NEWS-SENTINEL EDITORIAL: It is not acceptable to make suicide more acceptable

A new “death with dignity” bill was proposed in the Indiana Legislature last week, similar to one introduced last year that died in committee.

This one must die as well.

Rep. Matt Pierce (D-Bloomington) authored both bills. The latest, HB 1157, would enable people with terminal illnesses to request medication that would end their lives.

California, Colorado, Oregon, Vermont, Washington and Washington, D.C., currently have laws allowing a similar process for people with terminal illnesses.

Current Indiana law, however, says it is a Level 5 felony to provide the physical means by which another person attempts or commits suicide or participates in a physical act by which another person attempts or commits suicide. Under the new bill, anyone seeking end-of-life medication must file a written request with two “disinterested” witnesses who are not family members attesting to the fact that the person is not being coerced to make that decision. The physician would be required to offer alternatives to the patient, such as pain management or hospice care, and has the option to refer the patient to counseling. A second physician must also be consulted.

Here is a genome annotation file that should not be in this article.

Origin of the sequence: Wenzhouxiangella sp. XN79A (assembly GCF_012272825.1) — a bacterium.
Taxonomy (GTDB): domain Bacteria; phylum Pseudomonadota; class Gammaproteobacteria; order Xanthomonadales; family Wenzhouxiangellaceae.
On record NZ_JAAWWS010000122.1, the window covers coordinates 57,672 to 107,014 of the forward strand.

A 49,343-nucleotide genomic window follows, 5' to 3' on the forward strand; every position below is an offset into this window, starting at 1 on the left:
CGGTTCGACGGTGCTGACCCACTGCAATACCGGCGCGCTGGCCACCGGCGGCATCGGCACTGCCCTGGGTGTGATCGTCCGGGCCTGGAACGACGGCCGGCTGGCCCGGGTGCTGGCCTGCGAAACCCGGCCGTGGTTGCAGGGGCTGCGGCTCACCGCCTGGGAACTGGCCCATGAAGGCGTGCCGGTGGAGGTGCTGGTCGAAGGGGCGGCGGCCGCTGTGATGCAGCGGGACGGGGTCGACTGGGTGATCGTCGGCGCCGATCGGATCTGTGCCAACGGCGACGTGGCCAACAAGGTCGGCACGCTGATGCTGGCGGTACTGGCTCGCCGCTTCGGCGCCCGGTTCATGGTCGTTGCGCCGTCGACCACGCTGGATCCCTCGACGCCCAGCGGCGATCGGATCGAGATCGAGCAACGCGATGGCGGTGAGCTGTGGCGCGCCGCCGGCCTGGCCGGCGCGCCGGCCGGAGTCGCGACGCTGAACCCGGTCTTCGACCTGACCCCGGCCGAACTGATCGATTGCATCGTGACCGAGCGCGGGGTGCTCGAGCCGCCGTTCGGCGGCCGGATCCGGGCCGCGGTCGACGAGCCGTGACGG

The patient must go through a 15-day waiting period before filling out another written request. If approved, the medication must be self-administered.

“Sending a message to Hoosiers that suicide is a good alternative to life, even the end of life, carries with it some dangerous ramifications and consequences that can hurt those Hoosier families left behind,” says Indiana American Family Association Executive Director Micah Clark. “Doctors exist to prolong life, not to end it.”

Suicide, in general, is a widespread and growing problem in our society. We think legislation like this could make even more acceptable the view that suicide is a cure for difficult, often temporary, problems. And it will further blur the lines of what it means to respect the dignity of every single person.

We hark back to an Oct. 11, 2016, letter to the editor in The News-Sentinel from Andrew Mullally, M.D., a Fort Wayne doctor who is active in the Indiana Alliance Against Assisted Suicide. He wrote to voice his approval of the fact that the Indiana State Medical Association rejected physician-assisted suicide and positively reaffirmed its long-standing opposition to the practice of doctors helping to kill their patients.

“Physician-assisted suicide has no place in society and cannot become a role of the physician,” Mullally wrote. “The cure for suffering is not to eliminate the sufferer. … Any expansion of physician-assisted suicide or euthanasia would further marginalize the vulnerable patients in our society, especially the poor and those with disabilities.”

We agree. Indiana needs to maintain its commitment to life, and this bill needs to meet certain death.

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